Negative gearing elimination ‘a serious threat’

The Real Estate Institute of Australia (REIA) has highlighted the importance of negative gearing to the Australian property market, saying its removal could be detrimental to all property owners.

REIA chief executive Amanda Lynch said the federal Treasury is again pushing for the removal of negative gearing, and the rumour is modelling will be done on retaining it for new housing only.

“This is a serious threat not only for our profession and geared investors but potentially for all property owners,” she said.

“Negative gearing increases investment supply with almost 1.9 million Australians investing in the residential property market.

“The arrangement keeps rents lower than they otherwise would be,” she added.

The Hawke government abolished negative gearing for property in 1985, only to have it reinstated in 1987.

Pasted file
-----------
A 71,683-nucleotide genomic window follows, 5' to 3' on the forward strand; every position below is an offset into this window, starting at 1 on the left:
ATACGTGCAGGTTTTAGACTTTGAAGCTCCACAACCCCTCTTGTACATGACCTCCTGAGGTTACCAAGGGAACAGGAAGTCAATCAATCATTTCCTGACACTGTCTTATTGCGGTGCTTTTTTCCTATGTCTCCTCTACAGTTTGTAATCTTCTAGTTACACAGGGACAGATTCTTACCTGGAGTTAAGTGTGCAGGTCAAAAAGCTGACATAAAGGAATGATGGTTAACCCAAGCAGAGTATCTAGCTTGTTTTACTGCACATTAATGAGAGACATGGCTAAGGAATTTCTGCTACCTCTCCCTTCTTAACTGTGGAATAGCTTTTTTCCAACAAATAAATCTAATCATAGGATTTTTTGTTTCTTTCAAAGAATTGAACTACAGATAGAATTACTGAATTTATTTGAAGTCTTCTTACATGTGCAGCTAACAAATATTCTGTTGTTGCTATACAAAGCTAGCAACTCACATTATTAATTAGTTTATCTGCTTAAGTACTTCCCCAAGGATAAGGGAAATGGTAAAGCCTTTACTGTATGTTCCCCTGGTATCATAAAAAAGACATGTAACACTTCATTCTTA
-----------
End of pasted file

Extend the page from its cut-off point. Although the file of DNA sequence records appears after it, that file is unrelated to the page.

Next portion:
According to the REIA, during that period rents increased by 57.5 per cent in Sydney, by 38.2 per cent in Perth and by 32 per cent in Brisbane, highlighting the importance of upholding the arrangement.

The Henry Review – released in 2010 and led by then Treasury Secretary Ken Henry – acknowledged that negative gearing applies downward pressure on rents.

The REIA estimated the impact of the implementation of the Henry Review recommendation to replace the current negative gearing arrangement with the introduction of a 40 per cent discount for income from rental properties would lead to an increase in the weighted average capital city median house rent by 2.4 per cent.

“In the current tight rental market, expectations are for outcomes similar to the mid-1980s,” Ms Lynch said

“The removal of negative gearing would increase demand for social housing, an area that governments have been struggling to address.”

Based on the information on rental property schedules by state and territory, the REIA estimates the following increase in median rents as the result of the Henry Review recommendation:

  •          0.8 per cent for NSW
  •          1.9 per cent for Victoria
  •          3.3 per cent for Queensland
  •          2.3 per cent for SA
  •          1.9 per cent for WA
  •          1.1 per cent for Tasmania
  •          1.2 per cent for NT
  •          2.4 per cent for ACT
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